Andrew “Woody” P. Davis
Kieve 1986-90, 1992-94; Kieve Council 1996-01; KW West Co-Leader 2002-04
Stanford University; B.A. Class of 2001; School of Education M.Ed. and M.B.A. Class of 2008
Woody grew up in Alexandria, VA and discovered Kieve one summer while accompanying his parents on their way to pick up his older sister Brooke, who attended Camp on Sebago Lake. Woody fondly recalls meeting Dick Kennedy and standing on the deck of Pasquaney looking out over Damariscotta Lake and imagining the greatness of Island Swim. The very next summer, newly 8 years old and his first time at camp, Woody was grateful to the presence of the Kieve men and women and their ability to be of a comfort to him while he was away from his home for the first time. It was a new family.
Reminiscing about camp:
• Favorite Meal at Pasquaney—Les the Chef’s American Chop Suey
• Least favorite meal on the trail: Tuna. And, Mayonnaise. Mrs. Davis filled out Woody’s Health Form as “Allergic to Tuna” so he would not have to consume either on a hot summer day.
• Woodys’ two favorite trips as camper were Maine Trails because he loves to hike AND the Allagash because; it rained 13 of the 14 days on the Allagash.
• Woody’s favorite trip as counselor is a three-way tie between Allagash, Maine Trails and North Glenayr. (There is some magic in the first overnight experience!)
• Most of all, Woody‘s fondest memory is walking to Kistler Point by candlelight for closing ceremony. Though it was always bittersweet, he has deep love for the ritual and ceremony.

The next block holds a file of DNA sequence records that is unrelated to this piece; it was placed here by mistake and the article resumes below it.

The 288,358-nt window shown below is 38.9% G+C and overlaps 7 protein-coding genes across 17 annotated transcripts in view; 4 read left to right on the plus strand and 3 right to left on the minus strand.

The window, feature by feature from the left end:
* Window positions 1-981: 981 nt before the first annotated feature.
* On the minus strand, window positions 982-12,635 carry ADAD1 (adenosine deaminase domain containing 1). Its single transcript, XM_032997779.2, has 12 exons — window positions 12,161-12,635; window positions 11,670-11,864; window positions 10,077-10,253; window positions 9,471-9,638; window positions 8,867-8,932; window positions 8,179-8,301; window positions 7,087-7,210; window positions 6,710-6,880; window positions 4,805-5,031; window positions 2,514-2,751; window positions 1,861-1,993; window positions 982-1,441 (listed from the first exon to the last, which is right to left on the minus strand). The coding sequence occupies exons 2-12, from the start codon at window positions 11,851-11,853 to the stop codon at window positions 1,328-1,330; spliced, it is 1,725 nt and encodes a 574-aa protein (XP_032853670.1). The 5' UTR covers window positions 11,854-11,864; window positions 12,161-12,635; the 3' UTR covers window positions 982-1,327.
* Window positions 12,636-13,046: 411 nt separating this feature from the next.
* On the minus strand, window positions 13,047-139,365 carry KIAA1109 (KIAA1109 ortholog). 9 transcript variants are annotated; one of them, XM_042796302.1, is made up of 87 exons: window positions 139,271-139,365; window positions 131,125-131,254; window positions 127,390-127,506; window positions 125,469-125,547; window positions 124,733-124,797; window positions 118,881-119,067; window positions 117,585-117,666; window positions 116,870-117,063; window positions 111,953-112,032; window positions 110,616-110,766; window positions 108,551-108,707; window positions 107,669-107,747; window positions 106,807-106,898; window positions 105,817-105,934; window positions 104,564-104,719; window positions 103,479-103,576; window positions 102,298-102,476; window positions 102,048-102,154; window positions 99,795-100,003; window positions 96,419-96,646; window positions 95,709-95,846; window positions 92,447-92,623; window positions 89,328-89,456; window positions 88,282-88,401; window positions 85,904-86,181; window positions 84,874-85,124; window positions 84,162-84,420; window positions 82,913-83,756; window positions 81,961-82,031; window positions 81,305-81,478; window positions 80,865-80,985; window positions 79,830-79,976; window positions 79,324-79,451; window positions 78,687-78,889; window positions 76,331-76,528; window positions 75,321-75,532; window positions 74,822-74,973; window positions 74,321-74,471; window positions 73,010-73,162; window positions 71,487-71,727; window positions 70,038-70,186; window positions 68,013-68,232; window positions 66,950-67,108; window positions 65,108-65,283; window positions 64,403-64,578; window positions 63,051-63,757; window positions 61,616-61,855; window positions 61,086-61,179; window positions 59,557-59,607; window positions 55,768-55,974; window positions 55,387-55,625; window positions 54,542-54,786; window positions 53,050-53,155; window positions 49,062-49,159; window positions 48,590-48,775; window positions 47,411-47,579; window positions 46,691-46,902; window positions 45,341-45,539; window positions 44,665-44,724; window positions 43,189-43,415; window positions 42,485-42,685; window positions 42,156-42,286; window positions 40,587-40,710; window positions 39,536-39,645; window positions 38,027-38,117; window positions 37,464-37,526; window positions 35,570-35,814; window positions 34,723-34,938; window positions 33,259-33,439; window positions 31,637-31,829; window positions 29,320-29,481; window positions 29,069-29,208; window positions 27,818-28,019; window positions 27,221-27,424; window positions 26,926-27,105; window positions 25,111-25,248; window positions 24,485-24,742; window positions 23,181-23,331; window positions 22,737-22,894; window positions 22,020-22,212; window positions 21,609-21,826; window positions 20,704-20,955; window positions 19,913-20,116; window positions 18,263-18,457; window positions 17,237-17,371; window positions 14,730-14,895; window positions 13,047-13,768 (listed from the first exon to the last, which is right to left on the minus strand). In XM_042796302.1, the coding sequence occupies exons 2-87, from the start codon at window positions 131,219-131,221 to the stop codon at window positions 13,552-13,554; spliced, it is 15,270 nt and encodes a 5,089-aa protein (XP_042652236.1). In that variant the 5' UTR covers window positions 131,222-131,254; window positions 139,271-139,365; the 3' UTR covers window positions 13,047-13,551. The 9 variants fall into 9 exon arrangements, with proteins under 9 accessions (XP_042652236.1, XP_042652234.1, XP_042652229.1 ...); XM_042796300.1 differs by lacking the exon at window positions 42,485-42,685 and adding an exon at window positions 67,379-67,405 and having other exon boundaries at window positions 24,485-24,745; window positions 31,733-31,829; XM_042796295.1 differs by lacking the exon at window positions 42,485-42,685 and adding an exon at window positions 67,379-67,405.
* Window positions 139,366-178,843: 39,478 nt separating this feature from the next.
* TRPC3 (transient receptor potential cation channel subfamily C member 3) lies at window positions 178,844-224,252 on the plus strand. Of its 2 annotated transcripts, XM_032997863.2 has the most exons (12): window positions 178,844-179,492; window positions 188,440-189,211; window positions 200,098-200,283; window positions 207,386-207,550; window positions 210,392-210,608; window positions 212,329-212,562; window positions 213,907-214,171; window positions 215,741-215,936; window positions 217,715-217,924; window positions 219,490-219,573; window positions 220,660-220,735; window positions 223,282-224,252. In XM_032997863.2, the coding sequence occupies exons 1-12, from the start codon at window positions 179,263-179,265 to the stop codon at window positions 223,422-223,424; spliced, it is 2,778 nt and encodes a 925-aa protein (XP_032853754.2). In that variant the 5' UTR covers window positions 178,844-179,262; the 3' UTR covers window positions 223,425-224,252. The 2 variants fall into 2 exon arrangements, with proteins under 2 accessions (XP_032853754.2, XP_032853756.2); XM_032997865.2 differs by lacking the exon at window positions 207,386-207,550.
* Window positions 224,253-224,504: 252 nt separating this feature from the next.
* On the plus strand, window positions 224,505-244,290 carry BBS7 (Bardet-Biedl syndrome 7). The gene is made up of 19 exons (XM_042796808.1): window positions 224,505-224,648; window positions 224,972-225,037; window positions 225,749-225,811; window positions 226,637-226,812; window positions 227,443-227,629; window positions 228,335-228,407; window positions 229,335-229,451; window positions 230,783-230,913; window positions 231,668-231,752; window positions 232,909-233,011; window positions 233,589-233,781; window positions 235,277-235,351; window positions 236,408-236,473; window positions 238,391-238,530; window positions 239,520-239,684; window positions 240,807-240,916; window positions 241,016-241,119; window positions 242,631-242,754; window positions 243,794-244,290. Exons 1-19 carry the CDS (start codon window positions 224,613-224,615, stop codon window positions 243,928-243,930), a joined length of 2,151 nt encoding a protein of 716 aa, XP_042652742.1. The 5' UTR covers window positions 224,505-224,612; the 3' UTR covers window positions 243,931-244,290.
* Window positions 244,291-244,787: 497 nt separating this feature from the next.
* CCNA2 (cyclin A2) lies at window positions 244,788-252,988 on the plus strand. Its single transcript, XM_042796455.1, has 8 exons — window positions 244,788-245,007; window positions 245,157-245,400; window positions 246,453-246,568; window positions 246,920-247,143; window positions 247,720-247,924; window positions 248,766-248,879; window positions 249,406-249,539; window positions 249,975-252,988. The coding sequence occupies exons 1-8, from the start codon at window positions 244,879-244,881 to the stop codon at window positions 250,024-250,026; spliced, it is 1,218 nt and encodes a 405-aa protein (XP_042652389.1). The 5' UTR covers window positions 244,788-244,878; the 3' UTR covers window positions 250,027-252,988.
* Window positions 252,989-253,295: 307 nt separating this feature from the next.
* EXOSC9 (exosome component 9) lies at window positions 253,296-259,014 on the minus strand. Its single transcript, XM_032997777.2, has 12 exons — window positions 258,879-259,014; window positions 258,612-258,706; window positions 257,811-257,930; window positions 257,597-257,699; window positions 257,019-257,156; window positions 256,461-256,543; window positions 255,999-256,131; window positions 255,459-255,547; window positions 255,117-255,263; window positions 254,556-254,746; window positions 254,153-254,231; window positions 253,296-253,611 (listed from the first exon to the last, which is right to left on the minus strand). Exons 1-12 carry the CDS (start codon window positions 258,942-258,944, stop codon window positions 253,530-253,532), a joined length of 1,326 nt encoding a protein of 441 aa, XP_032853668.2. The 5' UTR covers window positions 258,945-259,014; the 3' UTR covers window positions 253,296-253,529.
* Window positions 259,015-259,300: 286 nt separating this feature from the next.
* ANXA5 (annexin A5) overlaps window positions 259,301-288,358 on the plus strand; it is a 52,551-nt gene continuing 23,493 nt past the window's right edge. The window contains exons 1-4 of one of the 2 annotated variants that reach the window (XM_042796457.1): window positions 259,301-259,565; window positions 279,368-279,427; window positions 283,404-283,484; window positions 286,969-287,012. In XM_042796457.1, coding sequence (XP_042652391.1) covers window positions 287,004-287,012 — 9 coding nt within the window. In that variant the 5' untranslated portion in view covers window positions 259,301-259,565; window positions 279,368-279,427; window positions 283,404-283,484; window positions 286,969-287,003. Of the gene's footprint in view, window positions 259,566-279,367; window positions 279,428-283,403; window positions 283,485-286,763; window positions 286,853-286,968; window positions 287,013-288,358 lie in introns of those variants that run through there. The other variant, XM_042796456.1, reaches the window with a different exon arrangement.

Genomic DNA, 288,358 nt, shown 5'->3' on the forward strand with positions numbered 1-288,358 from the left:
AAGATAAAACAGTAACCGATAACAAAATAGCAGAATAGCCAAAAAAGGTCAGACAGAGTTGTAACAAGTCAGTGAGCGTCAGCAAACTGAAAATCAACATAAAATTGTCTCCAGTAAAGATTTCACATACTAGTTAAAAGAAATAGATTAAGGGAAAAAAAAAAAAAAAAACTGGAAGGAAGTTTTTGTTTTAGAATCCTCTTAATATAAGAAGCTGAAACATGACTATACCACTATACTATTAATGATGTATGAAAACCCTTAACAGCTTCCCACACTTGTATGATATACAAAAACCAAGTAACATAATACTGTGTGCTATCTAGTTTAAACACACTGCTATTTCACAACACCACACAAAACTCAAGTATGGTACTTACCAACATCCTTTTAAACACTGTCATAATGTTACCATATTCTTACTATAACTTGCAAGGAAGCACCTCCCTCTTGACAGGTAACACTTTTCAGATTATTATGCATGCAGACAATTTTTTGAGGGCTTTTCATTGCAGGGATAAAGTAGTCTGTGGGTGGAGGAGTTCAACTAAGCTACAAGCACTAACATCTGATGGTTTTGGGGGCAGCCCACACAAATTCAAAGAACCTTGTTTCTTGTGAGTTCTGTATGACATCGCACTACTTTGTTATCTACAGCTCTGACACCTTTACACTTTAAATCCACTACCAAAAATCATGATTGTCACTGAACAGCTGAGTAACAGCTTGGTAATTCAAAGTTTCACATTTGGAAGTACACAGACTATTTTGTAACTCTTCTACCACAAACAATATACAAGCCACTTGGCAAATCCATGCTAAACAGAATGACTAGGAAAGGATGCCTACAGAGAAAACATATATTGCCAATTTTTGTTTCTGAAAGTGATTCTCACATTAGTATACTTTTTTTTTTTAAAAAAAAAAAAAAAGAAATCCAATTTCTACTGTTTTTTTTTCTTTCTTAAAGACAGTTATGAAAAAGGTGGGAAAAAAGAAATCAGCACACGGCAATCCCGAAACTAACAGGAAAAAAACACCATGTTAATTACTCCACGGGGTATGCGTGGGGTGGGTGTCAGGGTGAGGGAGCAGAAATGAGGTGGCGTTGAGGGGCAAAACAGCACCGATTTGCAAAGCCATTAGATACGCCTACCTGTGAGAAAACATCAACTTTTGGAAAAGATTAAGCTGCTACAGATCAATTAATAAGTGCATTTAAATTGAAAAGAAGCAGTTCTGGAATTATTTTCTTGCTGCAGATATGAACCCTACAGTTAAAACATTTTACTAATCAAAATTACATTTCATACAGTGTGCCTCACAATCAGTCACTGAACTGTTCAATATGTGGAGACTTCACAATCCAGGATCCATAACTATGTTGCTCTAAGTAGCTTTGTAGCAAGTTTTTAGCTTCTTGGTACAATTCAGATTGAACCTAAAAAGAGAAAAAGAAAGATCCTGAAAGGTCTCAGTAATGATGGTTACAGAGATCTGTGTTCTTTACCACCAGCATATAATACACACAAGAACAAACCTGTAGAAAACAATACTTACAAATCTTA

Once a Foodie, Always a Foodie:
Woody took a gap year between high school and college and did a semester at NOLS where he mastered “backpacker baking.” At Kieve the next summer, while camped by Allagash Falls with his cabin, he baked a chocolate cake from scratch and covered it with the wild raspberries he picked. You can’t beat chocolate cake!
Words of Wisdom on why being a Camp Counselor matters:
Being a counselor will set you apart. “There is no greater responsibility than being responsible for other peoples’ lives, and out on the trail you have to learn how to deal. It doesn’t get any more real. You become a valuable asset to future employers when you know how to deal in the real world. You have an experience no one else has.”
Also, your connections at Kieve-Wavus provide you with lifelong networking opportunities. Due to his Kieve Counselor connection with The Abbey Family, Woody was able to network and start a teaching position. Why? “Doug trusted me with his son in the Maine Wilderness. That carried over into later years when looking for a teaching position. He could speak to my ability and character through our shared experience at Kieve.”
The biggest lesson Woody learned at Kieve was resiliency. He reflected in his college application essay describing , his first time on the Mud Pond Portage when he put his canoe down and sat on the side of the trail and cried. No one stopped. They all kept portaging gear; they all kept going. Woody realized that he too had to do it; he had to finish the portage because no one was going to finish it for him. So he picked up his canoe and he pushed through the discomfort and accomplished something truly amazing. To this day, Woody shares this story with parents of his students. He advises them that, “Kids need struggle. They need to know that they have it within themselves to accomplish great things; they will find themselves in the struggle.”
Inspiration for His Professional Life:
Becoming a teacher was a “no brainer.” Woody’s greatest mentors at Kieve were teachers. “All the guys who I so admired became teachers. I assumed I should do the same,” so that is what he did. Woody then set his sights on becoming a Head of School.
Woody is the Head of School at Mt. Tamalpais (Mt. Tam) and resides in Mill Valley, CA with his wife Robin and their two children, Harrison (5) and Hauck (3).